El confuso incidente—Capriles afirma que intentaba mediar entre opositores y los diplomáticos de La Habana, mientras que el gobierno lo acusaba de poner en peligro a la delegación—nunca fue esclarecido. Capriles, siendo alcalde electo del municipio Baruta, permaneció cuatro meses detenido en la sede de la dirección de inteligencia sin un proceso judicial. Los cargos fueron descartados en 2006.
En 2014, Nicolás Maduro, heredero político de Chávez, y Leopoldo López, el exalcalde de Chacao, repitieron el capítulo de 2002. López, un joven economista egresado de Harvard, fue compañero de partido de Capriles durante algunos años y se convirtieron en la nueva cara de la política venezolana. Jóvenes, exitosos y con aparente ambición política, han sido blancos constantes de la “revolución bolivariana.” El año pasado el gobierno ordenó la detención de López, quien el 12 de febrero había liderado una protesta estudiantil demandando la renuncia de Maduro. Después de entregarse voluntariamente, López ha permanecido recluido en una cárcel militar, sin derecho a visitas, por un año. ¿La acusación? Golpismo.
Este jueves 19 de febrero, el jefe de Estado pidió cárcel para el alcalde mayor de Caracas, Antonio Ledezma, quien luego fue detenido por la policía política en un operativo poco claro. Doce horas después del arresto, ninguna información oficial ha sido divulgada, excepto el “Ledezma va a ser procesado” que Maduro esbozó la misma noche del jueves.
February 10, 2015
El año comenzó con eventos que conmocionaron al mundo y llamaron a reflexionar sobre seguridad, radicalismo y civilización. Venezuela no fue inmune al contexto internacional. El 31 de enero de 2015, Caracas difundió una nota de pesar por el asesinato del periodista japonés Kenji Goto. En tres párrafos, el presidente Nicolás Maduro condenaba “enérgicamente” su decapitación. En las últimas líneas ratificaba que su gobierno abogaba "por el respeto a la vida y la tolerancia”.
Esto en un país que cerró 2014 como el segundo con mayor homicidios de la región, 82 por cada 100 mil habitantes (24.980 personas), según el reporte del Observatorio de la Violencia, ONG venezolana que monitoriza el tema en el país. El único “balance” oficial del gobierno venezolano al respecto fue el dado por la ministra de Interior y Justicia, Carmen Meléndez, quien el 5 de enero se limitó a decir que la tasa de homicidio en el país “ha bajado, un poco”.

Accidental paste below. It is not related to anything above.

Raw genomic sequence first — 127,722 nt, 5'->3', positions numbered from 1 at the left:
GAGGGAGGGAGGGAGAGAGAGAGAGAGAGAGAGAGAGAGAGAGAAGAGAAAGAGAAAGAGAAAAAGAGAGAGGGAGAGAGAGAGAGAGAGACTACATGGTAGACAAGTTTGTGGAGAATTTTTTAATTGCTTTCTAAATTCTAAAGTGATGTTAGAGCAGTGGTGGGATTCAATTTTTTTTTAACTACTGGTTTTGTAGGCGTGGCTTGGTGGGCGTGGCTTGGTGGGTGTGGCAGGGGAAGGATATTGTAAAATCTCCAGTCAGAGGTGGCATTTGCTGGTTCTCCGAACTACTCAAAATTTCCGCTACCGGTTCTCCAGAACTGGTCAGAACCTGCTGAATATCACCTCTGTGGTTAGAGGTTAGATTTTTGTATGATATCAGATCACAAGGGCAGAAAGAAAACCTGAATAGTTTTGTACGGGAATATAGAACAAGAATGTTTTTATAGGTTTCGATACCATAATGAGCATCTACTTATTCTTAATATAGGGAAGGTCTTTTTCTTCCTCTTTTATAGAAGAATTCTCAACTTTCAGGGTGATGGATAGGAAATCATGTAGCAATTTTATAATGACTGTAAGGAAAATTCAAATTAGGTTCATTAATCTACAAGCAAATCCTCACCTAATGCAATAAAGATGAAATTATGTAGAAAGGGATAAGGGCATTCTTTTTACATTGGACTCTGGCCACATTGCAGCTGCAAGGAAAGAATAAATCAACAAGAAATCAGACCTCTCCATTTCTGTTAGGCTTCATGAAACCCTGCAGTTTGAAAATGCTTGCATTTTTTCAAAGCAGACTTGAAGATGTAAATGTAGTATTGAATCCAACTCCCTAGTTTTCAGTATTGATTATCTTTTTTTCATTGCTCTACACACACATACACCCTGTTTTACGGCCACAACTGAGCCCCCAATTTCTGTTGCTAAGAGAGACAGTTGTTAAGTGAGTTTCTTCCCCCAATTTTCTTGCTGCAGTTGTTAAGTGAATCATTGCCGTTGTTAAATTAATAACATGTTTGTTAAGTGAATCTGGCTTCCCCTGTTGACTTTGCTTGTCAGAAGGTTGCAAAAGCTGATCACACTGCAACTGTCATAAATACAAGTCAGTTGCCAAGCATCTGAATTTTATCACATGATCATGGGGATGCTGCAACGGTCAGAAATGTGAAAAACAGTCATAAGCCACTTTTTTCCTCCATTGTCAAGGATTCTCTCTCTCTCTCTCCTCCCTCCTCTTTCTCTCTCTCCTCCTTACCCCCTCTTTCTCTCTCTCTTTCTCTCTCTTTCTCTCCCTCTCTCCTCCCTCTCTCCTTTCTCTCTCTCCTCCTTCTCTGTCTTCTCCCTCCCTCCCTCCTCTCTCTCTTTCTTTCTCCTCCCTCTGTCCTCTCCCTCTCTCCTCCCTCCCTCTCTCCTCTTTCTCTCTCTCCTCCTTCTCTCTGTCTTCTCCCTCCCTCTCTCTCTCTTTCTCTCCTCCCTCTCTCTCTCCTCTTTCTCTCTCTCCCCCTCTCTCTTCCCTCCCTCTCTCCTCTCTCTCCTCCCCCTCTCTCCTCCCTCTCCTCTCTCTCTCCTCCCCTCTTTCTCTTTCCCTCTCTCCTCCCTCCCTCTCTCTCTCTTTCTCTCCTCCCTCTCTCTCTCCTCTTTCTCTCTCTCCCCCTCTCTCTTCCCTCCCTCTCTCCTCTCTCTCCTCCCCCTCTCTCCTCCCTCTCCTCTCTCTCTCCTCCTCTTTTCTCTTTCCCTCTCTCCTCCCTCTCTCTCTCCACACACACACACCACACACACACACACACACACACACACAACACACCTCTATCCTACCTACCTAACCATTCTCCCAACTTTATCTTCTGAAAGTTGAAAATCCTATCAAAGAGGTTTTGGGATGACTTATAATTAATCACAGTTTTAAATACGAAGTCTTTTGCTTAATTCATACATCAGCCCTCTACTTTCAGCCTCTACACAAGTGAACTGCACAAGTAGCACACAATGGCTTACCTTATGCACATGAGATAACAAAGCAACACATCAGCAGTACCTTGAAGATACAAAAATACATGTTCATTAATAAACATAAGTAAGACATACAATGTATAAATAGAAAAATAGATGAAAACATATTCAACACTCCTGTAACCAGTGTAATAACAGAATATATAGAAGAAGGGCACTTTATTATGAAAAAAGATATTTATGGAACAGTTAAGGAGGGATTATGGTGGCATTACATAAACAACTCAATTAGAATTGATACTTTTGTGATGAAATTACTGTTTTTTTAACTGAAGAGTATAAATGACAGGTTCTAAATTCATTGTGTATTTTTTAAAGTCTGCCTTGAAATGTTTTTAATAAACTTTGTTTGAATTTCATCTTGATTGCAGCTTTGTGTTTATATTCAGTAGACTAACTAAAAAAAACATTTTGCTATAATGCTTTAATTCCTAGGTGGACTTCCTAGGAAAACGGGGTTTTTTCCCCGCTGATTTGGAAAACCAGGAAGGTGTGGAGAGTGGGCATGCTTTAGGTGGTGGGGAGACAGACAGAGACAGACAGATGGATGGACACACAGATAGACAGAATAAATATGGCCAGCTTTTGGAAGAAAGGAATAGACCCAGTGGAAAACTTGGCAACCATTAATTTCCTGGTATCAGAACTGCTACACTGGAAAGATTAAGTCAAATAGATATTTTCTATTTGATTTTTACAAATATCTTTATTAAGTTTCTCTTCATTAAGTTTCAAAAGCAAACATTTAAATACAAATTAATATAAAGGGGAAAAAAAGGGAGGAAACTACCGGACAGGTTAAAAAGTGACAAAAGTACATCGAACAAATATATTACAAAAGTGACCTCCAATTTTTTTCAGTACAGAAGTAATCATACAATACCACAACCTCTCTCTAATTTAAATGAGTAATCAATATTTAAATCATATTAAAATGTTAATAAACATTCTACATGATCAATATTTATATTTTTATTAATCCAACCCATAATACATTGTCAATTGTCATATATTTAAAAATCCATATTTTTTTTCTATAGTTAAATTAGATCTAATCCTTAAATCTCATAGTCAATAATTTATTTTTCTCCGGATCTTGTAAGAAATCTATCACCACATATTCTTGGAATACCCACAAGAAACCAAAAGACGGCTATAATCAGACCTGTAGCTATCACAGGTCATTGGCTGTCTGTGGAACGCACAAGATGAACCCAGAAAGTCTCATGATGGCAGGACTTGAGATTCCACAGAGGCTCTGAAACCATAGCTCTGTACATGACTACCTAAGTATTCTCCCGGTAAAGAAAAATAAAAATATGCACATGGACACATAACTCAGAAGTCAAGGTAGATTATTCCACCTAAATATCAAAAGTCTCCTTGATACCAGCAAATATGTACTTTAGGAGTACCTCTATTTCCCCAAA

En la primera semana de enero, en la principal morgue de Caracas ya contabilizaban el ingreso de 100 cadáveres para 2015, según la prensa nacional. Una semana cualquiera en la capital nacional.
Las cifras pueden transmitir la gravedad de la situación venezolana, pero no el día a día de un país cuya cotidianidad fue transfigurada. Restaurantes y lugares nocturnos modificaron sus horarios y comenzaron a operar con detectores de metales en las puertas para evitar el ingreso de armas. Carteles prohibiendo el porte de pistolas proliferan por todas partes, como si estar armado fuese algo normal. Caminar se ha vuelto un deporte de riesgo, y el territorio nacional es una zona roja, donde estar vivo es un regalo divino o un exceso de suerte.
February 5, 2015
Ernesto Samper, Secretary-General of the Unión de Naciones Suramericanas (Union of South American Nations—UNASUR) traveled to Caracas Wednesday to meet with Venezuelan President Nicolás Maduro and discuss efforts to reinitiate talks between Venezuela and the United States. The two met Wednesday evening in a private meeting at the Miraflores Palace.